5 April 1996

Low-dose split could give tricky weeds a hard time

Effective but cheap control of weeds in set-aside is in the offing as chemical manufacturers strive to refine product recommendations. Robert Harris reports

SEQUENTIAL low doses of glyphosate appear to offer good control of couch grass in set-aside, especially in more northern areas.

Other problem weeds like volunteer potatoes and oilseed rape could also be more easily removed using the technique.

Spraying when couch leaves and rhizomes are actively growing is crucial if best control is to be achieved with reduced rates, says Trevor Culley, technical services manager for Zeneca Crop Protections range of herbicides.

"Generally we would recommend a 4 litre/ha rate to control couch. But when the weed is growing well a three-quarter rate can be used with good results."

In the south, that usually applies to May or June applications. But further north the shorter growing season and colder weather means it is more difficult to time sprays effectively. And, given the narrower window, any opportunity is more likely to clash with other work, he maintains.

But trials carried out by the SAC in Scotland have shown two sprays of Touchdown (glyphosate-trimesium), each of 1.5 litres/ha (1pt/ acre), gives at least as good control as one correctly timed spray.

Applying the first split in late May and repeating it in mid-June gave complete control of couch in the trial. That compared with a 40% kill achieved with one 3 litres/ha (2.1pt/acre) application at the first timing, and 90% when the same rate was applied at the second. "We need to see if these results are repeatable before recommending them. But it is an interesting trend."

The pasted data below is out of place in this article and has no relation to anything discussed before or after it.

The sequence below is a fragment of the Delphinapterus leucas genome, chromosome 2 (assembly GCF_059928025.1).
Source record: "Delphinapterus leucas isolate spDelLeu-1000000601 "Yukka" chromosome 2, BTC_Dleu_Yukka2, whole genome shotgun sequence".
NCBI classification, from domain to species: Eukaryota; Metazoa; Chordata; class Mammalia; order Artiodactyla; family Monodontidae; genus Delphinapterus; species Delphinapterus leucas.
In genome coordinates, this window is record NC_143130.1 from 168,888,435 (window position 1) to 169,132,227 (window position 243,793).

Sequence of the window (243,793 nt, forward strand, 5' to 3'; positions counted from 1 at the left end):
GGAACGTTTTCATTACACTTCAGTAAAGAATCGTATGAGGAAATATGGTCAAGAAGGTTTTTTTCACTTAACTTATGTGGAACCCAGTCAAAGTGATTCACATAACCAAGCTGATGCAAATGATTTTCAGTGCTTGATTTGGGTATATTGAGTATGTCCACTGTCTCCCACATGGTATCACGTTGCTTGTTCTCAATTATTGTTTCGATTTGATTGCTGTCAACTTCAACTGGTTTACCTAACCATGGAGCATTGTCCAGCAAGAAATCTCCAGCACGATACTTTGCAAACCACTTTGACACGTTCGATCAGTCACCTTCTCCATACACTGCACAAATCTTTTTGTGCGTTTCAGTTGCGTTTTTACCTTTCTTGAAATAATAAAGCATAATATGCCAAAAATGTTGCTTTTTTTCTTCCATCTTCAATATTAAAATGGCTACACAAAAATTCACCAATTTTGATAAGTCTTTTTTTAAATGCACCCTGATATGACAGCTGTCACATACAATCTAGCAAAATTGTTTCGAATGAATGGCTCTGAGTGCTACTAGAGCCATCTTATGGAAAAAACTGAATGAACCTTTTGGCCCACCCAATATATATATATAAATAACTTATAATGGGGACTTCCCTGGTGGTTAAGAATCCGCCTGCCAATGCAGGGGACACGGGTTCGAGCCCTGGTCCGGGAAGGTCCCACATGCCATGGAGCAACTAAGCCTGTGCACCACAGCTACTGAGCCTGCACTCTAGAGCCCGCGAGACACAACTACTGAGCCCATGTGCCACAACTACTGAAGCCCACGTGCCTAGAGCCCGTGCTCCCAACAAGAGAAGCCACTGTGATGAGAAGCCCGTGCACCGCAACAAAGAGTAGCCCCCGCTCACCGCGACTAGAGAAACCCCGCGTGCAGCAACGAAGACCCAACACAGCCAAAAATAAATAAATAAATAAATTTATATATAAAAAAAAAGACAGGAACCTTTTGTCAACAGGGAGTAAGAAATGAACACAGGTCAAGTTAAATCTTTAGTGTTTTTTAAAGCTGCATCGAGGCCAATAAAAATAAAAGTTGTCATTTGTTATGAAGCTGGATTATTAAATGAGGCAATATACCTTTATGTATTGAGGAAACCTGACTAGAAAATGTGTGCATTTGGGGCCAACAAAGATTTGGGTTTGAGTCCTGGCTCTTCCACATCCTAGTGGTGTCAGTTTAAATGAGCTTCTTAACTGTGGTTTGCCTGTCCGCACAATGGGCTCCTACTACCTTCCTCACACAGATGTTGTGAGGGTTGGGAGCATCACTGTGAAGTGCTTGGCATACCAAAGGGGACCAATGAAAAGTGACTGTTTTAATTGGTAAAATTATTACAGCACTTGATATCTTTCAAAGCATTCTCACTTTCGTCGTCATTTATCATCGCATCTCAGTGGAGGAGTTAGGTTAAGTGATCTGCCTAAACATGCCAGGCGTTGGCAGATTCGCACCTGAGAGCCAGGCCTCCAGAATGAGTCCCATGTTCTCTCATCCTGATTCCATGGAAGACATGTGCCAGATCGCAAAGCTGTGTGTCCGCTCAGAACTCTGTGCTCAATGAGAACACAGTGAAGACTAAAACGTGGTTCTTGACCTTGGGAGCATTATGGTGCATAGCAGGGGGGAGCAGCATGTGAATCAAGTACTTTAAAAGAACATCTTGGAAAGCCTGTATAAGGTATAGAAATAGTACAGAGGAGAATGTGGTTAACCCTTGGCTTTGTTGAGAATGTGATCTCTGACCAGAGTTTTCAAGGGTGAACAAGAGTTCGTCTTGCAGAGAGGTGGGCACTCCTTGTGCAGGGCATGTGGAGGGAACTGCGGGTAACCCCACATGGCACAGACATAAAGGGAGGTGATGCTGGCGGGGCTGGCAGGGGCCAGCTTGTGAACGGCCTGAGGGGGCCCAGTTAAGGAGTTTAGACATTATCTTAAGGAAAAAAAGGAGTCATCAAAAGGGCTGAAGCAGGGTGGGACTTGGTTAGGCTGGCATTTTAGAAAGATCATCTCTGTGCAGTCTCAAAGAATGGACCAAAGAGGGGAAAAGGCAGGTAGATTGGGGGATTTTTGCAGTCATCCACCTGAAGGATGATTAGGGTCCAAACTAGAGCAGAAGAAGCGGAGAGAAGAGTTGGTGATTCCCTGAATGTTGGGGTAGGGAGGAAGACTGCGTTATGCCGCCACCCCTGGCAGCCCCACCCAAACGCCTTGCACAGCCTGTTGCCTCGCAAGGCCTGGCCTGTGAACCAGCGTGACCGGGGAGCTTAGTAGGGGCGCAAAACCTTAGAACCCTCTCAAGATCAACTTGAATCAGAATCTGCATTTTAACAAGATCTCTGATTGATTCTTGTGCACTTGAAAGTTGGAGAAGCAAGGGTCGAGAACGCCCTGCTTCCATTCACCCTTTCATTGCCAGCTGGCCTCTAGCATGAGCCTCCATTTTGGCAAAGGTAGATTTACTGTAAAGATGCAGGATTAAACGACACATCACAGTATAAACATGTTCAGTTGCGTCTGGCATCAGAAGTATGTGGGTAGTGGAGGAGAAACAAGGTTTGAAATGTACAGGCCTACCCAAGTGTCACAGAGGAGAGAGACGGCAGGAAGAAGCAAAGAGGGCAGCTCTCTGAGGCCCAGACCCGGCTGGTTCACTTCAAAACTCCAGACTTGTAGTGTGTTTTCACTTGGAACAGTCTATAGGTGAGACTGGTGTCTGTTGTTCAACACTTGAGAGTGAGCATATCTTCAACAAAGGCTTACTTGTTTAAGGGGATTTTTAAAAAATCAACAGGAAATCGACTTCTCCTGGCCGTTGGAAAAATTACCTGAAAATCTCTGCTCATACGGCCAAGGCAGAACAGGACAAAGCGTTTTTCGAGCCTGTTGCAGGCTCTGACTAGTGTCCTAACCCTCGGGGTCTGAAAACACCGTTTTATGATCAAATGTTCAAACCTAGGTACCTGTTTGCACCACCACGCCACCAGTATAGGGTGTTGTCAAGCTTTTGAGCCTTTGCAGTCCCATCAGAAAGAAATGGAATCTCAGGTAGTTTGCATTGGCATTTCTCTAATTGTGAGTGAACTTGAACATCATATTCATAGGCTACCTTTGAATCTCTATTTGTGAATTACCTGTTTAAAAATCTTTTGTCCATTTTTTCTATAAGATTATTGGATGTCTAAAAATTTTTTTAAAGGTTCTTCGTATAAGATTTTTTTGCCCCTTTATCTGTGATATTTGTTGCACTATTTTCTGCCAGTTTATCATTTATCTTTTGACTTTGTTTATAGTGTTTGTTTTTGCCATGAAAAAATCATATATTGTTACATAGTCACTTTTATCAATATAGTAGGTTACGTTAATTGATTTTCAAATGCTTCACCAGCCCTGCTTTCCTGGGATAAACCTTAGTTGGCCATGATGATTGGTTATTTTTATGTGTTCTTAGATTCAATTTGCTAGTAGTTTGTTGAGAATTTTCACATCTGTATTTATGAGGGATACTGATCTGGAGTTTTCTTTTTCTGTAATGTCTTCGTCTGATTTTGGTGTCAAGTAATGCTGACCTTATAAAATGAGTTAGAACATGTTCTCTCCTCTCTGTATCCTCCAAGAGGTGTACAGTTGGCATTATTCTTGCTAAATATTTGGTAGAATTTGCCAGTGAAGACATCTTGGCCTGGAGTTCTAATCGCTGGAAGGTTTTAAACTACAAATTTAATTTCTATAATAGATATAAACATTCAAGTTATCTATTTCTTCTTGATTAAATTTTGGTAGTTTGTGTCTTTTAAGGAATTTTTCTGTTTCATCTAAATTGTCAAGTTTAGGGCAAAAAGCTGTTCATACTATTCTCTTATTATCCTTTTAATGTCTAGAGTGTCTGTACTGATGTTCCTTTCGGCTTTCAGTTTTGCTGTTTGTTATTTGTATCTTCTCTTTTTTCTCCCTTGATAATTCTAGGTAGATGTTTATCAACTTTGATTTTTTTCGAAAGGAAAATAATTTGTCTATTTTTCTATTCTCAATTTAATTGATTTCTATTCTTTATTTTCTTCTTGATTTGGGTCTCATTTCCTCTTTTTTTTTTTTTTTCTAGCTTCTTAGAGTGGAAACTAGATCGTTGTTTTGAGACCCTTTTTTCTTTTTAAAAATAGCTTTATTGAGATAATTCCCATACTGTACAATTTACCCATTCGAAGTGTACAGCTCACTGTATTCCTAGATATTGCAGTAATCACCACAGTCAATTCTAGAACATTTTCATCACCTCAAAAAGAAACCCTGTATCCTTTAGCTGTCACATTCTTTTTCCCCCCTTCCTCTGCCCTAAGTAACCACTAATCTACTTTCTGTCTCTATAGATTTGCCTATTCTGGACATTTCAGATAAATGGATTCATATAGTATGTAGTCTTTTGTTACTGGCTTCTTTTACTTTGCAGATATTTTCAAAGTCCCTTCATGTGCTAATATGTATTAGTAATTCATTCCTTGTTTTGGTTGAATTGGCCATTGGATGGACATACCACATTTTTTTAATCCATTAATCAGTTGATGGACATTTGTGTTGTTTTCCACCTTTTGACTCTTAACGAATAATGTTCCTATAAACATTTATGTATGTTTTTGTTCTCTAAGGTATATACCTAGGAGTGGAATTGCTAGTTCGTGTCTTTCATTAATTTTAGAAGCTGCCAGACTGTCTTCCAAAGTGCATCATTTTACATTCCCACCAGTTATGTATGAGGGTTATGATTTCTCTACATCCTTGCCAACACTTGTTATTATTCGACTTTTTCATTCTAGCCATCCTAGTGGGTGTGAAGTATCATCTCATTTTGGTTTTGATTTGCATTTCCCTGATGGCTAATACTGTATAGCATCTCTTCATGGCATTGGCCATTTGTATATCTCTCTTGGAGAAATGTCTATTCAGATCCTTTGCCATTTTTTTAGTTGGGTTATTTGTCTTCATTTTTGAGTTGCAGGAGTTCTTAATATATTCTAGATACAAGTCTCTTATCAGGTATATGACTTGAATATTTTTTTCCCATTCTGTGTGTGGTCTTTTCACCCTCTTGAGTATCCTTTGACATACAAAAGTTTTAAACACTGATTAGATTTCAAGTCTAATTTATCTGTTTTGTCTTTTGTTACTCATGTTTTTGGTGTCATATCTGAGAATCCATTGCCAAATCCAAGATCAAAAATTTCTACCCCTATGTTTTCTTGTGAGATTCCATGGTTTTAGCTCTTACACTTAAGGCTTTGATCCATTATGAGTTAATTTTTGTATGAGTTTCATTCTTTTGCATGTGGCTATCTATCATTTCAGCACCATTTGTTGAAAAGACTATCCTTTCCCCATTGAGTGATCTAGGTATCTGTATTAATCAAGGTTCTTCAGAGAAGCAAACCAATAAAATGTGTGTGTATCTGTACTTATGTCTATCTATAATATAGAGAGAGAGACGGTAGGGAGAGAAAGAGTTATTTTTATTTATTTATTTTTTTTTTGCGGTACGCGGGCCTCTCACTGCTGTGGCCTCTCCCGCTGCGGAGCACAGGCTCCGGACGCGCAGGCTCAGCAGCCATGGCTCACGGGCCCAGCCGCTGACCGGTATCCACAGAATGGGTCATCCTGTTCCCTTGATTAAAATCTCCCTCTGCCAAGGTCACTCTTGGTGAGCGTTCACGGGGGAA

Another benefit is that the first spray removes much of the annual grass weed burden. This allows a more effective kill of problem weeds, like potatoes, which would otherwise have been shaded from the second spray, explains Mr Culley.

Trials have shown a 4 litres/ha (2.8pt/acre) rate of Touchdown sprayed in mid-July killed all foliage and reduced viable tuber numbers to 15-20% of that achieved with earlier sprays. Conversely, volunteer oilseed rape plants are difficult to control after flowering even with high rates of glyphosate, says Mr Culley.

"In trials last year, we found oilseed rape was at quite an advanced growth stage by the middle of April. Applications made after that time were less effective."

But early sprays also removed most other cover, reducing the value of set-aside as habitat. "Oilseed rape is a potential target for sequential application to see if we can achieve good control with a lower initial rate to preserve cover," says Mr Culley.


TOUCHDOWN TRIALS


&#8226 Split doses more flexible -useful in north.

&#8226 As good or better control than one well timed spray.

&#8226 Reduced shading means better weed control.

&#8226 Mixing other herbicides effective on tricky weeds and cheap.

Low-dose sequences of Touchdown can be used to ease couch control, says Zenecas Trevor Culley. Adding broad-leaved weed herbicides may help growers to cheapen treatment on difficult-to-control targets.